13 Best Kettlebell Hamstring Exercises | Bulletproof Your Posterior Chain Muscles

Uncover the best hamstring exercises with kettlebells to build insane posterior chain strength. Reduce the chance of injuries and build symmetrical lower body muscles.

Your posterior chain plays a crucial role in injury reduction and controlled movement. That’s why picking only the best kettlebell hamstring exercises is crucial. However, injury reduction, or as some more optimistic people would call it, injury prevention, isn’t the only reason to perform hamstring exercises.

Posterior chain exercises are crucial for holistic strength and hypertrophy development, as well as improving athletic performance. I hand-picked only the best hamstring exercises with kettlebells so you can get the most out of your posterior chain training sessions.

13 Best Kettlebell Hamstring Exercises for Insane Posterior Chain Strength

Here are the 13 best exercises to perform with a kettlebell with the sole aim of strengthening your posterior chain muscles.

1 – Bilateral Kettlebell Deadlift

A bilateral kettlebell deadlift is one of the best exercises if you are planning to target your hamstrings. In addition to that, this is an excellent exercise if you intend to put a lot of tension and stretch in your hamstrings.

How to Perform a Bilateral Kettlebell Deadlift

  1. Push your hips back and hinge forward until your torso is almost parallel with the ground.
  2. Take a kettlebell and focus on pushing the floor with your foot by extending your hips.
  3. Once you do that, simultaneously engage both glutes and hamstrings for the maximal benefit.

Pro Tip: An important note, when you are performing this movement, is that you are not in a squat but in a hinge.

2 – Single-Leg Kettlebell Deadlift

A single-leg kettlebell deadlift is commonly referred to as a unilateral Romanian deadlift, an extremely hip-dominant exercise that works your glutes and hamstrings. All fitness levels should use a single-leg kettlebell deadlift to make a stable foundation for your kettlebell routine.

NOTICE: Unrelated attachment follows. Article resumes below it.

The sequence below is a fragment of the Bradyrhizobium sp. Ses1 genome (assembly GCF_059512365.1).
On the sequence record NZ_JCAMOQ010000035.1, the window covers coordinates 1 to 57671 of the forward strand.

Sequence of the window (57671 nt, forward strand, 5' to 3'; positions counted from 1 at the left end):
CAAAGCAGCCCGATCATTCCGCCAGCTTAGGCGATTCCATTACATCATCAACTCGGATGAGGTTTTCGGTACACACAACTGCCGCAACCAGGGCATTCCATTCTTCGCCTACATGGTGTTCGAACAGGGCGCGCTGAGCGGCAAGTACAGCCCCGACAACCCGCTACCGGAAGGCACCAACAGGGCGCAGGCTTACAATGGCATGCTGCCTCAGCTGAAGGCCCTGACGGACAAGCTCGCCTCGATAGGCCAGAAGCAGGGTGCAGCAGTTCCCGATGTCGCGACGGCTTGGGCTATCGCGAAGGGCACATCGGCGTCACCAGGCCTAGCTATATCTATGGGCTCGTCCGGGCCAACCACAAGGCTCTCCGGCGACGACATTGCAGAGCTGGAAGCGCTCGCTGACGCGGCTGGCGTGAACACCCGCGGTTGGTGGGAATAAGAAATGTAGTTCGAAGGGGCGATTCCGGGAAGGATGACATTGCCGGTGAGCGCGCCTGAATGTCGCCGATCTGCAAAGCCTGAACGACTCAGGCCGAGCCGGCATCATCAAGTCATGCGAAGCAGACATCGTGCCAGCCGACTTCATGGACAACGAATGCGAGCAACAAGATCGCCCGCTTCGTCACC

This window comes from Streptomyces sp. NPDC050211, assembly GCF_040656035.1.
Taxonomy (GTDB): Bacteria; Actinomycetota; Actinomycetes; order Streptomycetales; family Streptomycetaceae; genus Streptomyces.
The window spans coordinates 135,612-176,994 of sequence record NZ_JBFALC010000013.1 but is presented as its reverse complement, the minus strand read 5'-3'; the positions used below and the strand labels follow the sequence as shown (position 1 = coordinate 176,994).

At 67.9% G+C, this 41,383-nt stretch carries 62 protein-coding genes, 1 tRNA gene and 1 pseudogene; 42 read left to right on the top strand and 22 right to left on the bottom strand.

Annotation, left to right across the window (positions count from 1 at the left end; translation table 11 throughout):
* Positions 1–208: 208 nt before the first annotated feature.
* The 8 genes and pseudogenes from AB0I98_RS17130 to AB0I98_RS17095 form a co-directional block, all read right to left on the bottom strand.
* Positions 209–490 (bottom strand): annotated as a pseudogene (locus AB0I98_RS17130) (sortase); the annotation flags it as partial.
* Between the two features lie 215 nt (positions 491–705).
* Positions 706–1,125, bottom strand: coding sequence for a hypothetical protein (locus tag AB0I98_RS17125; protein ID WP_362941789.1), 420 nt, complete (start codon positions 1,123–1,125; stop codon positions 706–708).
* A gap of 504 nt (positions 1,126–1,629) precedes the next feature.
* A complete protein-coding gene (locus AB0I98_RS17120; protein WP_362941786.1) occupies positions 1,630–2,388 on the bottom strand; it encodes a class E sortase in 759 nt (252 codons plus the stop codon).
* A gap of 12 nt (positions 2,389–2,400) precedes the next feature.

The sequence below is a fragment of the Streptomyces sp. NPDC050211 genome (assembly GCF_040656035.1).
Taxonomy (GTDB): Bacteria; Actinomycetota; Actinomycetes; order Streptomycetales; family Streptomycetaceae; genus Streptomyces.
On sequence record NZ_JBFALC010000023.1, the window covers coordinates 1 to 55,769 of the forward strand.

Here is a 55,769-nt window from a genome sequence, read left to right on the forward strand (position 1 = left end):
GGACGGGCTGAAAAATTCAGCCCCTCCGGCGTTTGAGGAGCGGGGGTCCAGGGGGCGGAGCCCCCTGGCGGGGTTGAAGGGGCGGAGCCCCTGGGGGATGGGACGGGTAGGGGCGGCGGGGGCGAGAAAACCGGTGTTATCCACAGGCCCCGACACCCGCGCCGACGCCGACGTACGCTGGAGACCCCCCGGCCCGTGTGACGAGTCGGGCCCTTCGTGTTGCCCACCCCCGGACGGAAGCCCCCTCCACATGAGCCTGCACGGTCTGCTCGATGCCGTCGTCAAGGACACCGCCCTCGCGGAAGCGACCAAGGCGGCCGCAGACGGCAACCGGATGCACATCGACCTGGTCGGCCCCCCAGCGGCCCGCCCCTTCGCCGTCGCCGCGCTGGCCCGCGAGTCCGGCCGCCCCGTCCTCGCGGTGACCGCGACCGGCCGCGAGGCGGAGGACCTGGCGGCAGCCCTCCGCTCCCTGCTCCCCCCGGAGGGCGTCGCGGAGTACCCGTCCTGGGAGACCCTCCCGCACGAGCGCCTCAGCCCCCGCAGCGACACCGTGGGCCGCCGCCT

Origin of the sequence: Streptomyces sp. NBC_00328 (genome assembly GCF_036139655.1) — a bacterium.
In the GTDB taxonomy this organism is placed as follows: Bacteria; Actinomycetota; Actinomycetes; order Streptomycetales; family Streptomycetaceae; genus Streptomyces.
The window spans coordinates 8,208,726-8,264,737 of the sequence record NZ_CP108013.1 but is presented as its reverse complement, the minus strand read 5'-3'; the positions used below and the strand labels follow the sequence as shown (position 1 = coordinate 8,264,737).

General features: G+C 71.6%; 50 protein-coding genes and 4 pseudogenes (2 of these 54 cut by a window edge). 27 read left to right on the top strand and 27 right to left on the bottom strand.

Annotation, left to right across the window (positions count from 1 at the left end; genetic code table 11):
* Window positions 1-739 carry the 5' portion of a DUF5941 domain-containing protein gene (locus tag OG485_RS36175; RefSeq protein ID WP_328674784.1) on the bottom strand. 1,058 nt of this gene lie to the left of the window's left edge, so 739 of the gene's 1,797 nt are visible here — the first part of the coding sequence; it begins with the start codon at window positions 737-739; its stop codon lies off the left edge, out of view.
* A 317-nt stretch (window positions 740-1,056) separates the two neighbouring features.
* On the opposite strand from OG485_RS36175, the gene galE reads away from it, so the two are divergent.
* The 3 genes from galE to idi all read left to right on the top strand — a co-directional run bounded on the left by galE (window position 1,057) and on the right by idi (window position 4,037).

How to Perform a Single-Leg Kettlebell Deadlift

  1. You can start with the kettlebell on the ground and hinge yourself down.
  2. Pick up the kettlebell with an overhead grip.
  3. Go back to the starting position, and then go back and get the kettlebell back on the floor.
  4. Repeat for the desired amount of reps.

Pro Tip: It is very common that you are going to have some asymmetries between the two sides so you need to strengthen the weaker side by doing more repetition on that side.

3 – Kettlebell Swings

Kettlebell swings are a full-body explosive and dynamic exercise that puts most emphasis on your hamstrings, core, and glutes. This is a functional fitness movement that builds muscle and power, as well as cardiovascular endurance and health.

How to Perform Kettlebell Swings

  1. Stand with your feet shoulder-width and grab a kettlebell with both hands.
  2. Push your hips back and bend your knees slightly to put a kettlebell between your legs.
  3. Contract your glutes and push your hips forward to get into a standing position.
  4. Lower the bell between your legs by pushing your hips back.
  5. Repeat for the desired amount of reps.

Pro Tip: The most important thing to remember is that you should not use your quads to squat and your arms to lift the weight in front of you when performing kettlebell swings. Focus on a rapid hip extension instead.

4 – Kettlebell Glute Bridges

Kettlebell glute bridges is a hip extension strengthening movement that uses a kettlebell to target your glutes, hamstrings, and core. Performing this exercise can help you with your hip stability and strength.

How to Perform Kettlebell Glute Bridges

  1. Lay on your back and put a kettlebell on your hip.
  2. Focus on pushing the kettlebell up so your glutes contract.
  3. When you are at your peak, hold for 2-3 seconds.
  4. Slowly lower the pelvis back on the floor.

Pro Tip: Try to focus on squeezing your glutes in the highest position. This will maximize glute and hamstring development.

5 – Kettlebell Single-Leg Glute Bridge

Bridge exercises are commonly used to strengthen your posterior chain muscles, especially if you have some lower back pain.

How to Perform a Kettlebell Single-Leg Glute Bridge

  1. You can start to perform this exercise by lying on the ground with one of the knees and the other leg extended.
  2. Furthermore, you need to push with your leg on the ground and keep your core muscles engaged.
  3. Raise your pelvis and try to make a straight line with tights.

Pro Tip: Nonetheless, a kettlebell single-leg glute bridge is great for strengthening your hip muscles, which can help with relieving lower back pain.

6 – Kettlebell Good Morning

The kettlebell good morning is an essential exercise that is great for targeting your lower back, glutes, and hamstrings. You hinge your hips while holding a kettlebell, mimicking a posture of bowing, which is how the exercise got its name.

How to Perform a Kettlebell Good Morning

  1. Take a kettlebell in your hands and rest it behind your neck.
  2. Engage your core while keeping straight back.
  3. Hinge your hips forward and then allow your torso to lean in front.
  4. Keep a straight posture.

Pro Tip: Make sure to fixate the kettlebell behind your neck. Don’t let it move sideways since that can lead to potential injury in your lumbar spine.